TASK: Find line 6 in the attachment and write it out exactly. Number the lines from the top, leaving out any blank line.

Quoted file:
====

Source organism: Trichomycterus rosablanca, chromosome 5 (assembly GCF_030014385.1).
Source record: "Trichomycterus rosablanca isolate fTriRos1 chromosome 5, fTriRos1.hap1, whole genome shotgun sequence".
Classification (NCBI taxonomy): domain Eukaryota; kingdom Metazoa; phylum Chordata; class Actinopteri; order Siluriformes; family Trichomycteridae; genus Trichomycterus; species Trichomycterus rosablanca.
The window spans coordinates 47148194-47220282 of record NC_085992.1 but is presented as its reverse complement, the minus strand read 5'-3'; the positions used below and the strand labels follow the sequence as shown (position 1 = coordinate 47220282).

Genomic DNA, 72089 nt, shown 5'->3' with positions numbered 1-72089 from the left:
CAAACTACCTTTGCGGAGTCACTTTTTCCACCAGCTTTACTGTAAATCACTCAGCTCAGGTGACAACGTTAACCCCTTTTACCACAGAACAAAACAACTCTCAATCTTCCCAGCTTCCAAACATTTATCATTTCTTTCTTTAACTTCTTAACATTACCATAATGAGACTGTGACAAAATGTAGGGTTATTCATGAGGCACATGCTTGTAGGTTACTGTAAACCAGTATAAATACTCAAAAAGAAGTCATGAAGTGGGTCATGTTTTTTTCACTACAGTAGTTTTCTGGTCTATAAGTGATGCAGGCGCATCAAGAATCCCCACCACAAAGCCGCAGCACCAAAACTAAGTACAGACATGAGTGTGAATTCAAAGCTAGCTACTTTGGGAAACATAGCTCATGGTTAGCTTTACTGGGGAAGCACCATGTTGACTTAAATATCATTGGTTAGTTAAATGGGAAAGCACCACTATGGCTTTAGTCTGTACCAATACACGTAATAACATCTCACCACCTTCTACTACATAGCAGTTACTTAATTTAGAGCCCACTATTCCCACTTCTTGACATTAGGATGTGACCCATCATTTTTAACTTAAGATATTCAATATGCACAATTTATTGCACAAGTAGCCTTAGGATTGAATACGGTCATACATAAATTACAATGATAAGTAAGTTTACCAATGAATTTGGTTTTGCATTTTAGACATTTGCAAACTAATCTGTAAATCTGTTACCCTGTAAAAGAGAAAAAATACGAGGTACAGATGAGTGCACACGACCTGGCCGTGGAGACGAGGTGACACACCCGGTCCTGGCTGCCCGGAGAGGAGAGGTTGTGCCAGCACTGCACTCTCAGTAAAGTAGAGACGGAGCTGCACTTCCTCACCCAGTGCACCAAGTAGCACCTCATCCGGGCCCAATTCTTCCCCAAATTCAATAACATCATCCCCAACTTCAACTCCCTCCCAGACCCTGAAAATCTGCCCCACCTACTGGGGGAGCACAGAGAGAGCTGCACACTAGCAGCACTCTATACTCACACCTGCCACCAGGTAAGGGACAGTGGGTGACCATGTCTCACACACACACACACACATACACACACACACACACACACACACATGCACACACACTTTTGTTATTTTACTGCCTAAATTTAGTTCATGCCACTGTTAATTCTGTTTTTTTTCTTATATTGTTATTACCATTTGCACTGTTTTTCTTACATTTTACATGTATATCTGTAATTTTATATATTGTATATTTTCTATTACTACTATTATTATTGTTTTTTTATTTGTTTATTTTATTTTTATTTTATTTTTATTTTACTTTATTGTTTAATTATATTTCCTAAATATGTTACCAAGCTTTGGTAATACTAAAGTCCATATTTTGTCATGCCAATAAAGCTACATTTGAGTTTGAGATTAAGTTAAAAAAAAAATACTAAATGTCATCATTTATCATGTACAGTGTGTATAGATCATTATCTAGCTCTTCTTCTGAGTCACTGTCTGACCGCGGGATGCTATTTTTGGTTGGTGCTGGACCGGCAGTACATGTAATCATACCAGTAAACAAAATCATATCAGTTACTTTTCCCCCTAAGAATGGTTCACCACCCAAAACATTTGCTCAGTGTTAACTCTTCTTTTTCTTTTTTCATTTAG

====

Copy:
CAAACTACCTTTGCGGAGTCACTTTTTCCACCAGCTTTACTGTAAATCACTCAGCTCAGGTGACAACGTTAACCCCTTTTACCACAGAACAAAACAACTCTCAATCTTCCCAGCTTCCAAACATTTATCATTTCTTTCTTTAACTTCTTAACATTACCATAATGAGACTGTGACAAAATGTAGGGTTATTCATGAGGCACATGCTTGTAGGTTACTGTAAACCAGTATAAATACTCAAAAAGAAGTCATGAAGTGGGTCATGTTTTTTTCACTACAGTAGTTTTCTGGTCTATAAGTGATGCAGGCGCATCAAGAATCCCCACCACAAAGCCGCAGCACCAAAACTAAGTACAGACATGAGTGTGAATTCAAAGCTAGCTACTTTGGGAAACATAGCTCATGGTTAGCTTTACTGGGGAAGCACCATGTTGACTTAAATATCATTGGTTAGTTAAATGGGAAAGCACCACTATGGCTTTAGTCTGTACCAATACACGTAATAACATCTCACCACCTTCTACTACATAGCAGTTACTTAATTTAGAGCCCACTATTCCCACTTCTTGACATTAGGATGTGACCCATCATTTTTAACTTAAGATATTCAATATGCACAATTTATTGCACAAGTAGCCTTAGGATTGAATACGGTCATACATAAATTACAATGATAAGTAAGTTTACCAATGAATTTGGTTTTGCATTTTAGACATTTGCAAACTAATCTGTAAATCTGTTACCCTGTAAAAGAGAAAAAATACGAGGTACAGATGAGTGCACACGACCTGGCCGTGGAGACGAGGTGACACACCCGGTCCTGGCTGCCCGGAGAGGAGAGGTTGTGCCAGCACTGCACTCTCAGTAAAGTAGAGACGGAGCTGCACTTCCTCACCCAGTGCACCAAGTAGCACCTCATCCGGGCCCAATTCTTCCCCAAATTCAATAACATCATCCCCAACTTCAACTCCCTCCCAGACCCTGAAAATCTGCCCCACCTACTGGGGGAGCACAGAGAGAGCTGCACACTAGCAGCACTCTATACTCACACCTGCCACCAGGTAAGGGACAGTGGGTGACCATGTCTCACACACACACACACACATACACACACACACACACACACACACATGCACACACACTTTTGTTATTTTACTGCCTAAATTTAGTTCATGCCACTGTTAATTCTGTTTTTTTTCTTATATTGTTATTACCATTTGCACTGTTTTTCTTACATTTTACATGTATATCTGTAATTTTATATATTGTATATTTTCTATTACTACTATTATTATTGTTTTTTTATTTGTTTATTTTATTTTTATTTTATTTTTATTTTACTTTATTGTTTAATTATATTTCCTAAATATGTTACCAAGCTTTGGTAATACTAAAGTCCATATTTTGTCATGCCAATAAAGCTACATTTGAGTTTGAGATTAAGTTAAAAAAAAAATACTAAATGTCATCATTTATCATGTACAGTGTGTATAGATCATTATCTAGCTCTTCTTCTGAGTCACTGTCTGACCGCGGGATGCTATTTTTGGTTGGTGCTGGACCGGCAGTACATGTAATCATACCAGTAAACAAAATCATATCAGTTACTTTTCCCCCTAAGAATGGTTCACCACCCAAAACATTTGCTCAGTGTTAACTCTTCTTTTTCTTTTTTCATTTAG